Marital dissolution and distress in a psychiatric population: A longitudinal design Article

Beach, SRH, Winters, KC, Weintraub, S. (1986). Marital dissolution and distress in a psychiatric population: A longitudinal design . 1(4), 217-229. 10.1002/bin.2360010402

cited authors

  • Beach, SRH; Winters, KC; Weintraub, S

fiu authors


  • There has been interest in recent years in the relationship between marital distress and psychopathology. It has been rare, however, for investigators to follow patients after their release from the hospital and observe the course of their marital relationships. The present study included patients meeting criteria for three DSM III DISORDERS (MAjor depressive, bipolar, and schizophrenic) and a normal control sample, all of whom are participants in an ongoing longitudinal study of children at risk for psychopathology (Stony Brook High‐Risk Project; Weintraub & Neale, 1984). Marital Adjustment Test (MAT; Locke & Wallace, 1959) scores were collected on patients at entry into the project (Phase I) and at a three year follow‐up (Phase II). Course of marriage was defined as negative if the couple's marital adjustment was rated as poor at Phase II or resulted in divorce or separation at Phase II. It was found that only the depressed group differed from the normal group in having significantly worse course of marital relationship; 84% of the depressive couples showed a “negative” course of marital change over time. However, all three patient groups had significantly higher rates of divorce by Phase II. MAT scores at Phase I successfully predicted course of marital relationship for all diagnostic groups. Implications for aftercare of psychiatric inpatients are discussed. Copyright © 1986 John Wiley & Sons, Ltd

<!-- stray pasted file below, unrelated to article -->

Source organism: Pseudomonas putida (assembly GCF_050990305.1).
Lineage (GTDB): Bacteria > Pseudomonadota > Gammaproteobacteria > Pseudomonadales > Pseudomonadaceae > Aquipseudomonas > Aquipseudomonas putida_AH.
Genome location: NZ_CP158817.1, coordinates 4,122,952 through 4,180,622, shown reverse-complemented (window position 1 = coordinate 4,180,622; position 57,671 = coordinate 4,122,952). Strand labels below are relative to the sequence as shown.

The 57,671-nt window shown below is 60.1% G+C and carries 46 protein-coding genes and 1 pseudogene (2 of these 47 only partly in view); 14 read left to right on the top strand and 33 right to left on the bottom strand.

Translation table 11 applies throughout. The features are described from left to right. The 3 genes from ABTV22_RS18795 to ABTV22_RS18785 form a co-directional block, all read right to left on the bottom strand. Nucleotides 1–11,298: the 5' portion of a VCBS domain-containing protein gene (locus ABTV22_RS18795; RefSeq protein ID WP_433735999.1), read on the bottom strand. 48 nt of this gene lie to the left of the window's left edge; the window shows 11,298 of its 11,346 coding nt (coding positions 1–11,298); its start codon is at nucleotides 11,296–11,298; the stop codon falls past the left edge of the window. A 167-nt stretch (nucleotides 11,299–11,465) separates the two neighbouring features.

publication date

  • January 1, 1986

Digital Object Identifier (DOI)

start page

  • 217

end page

  • 229


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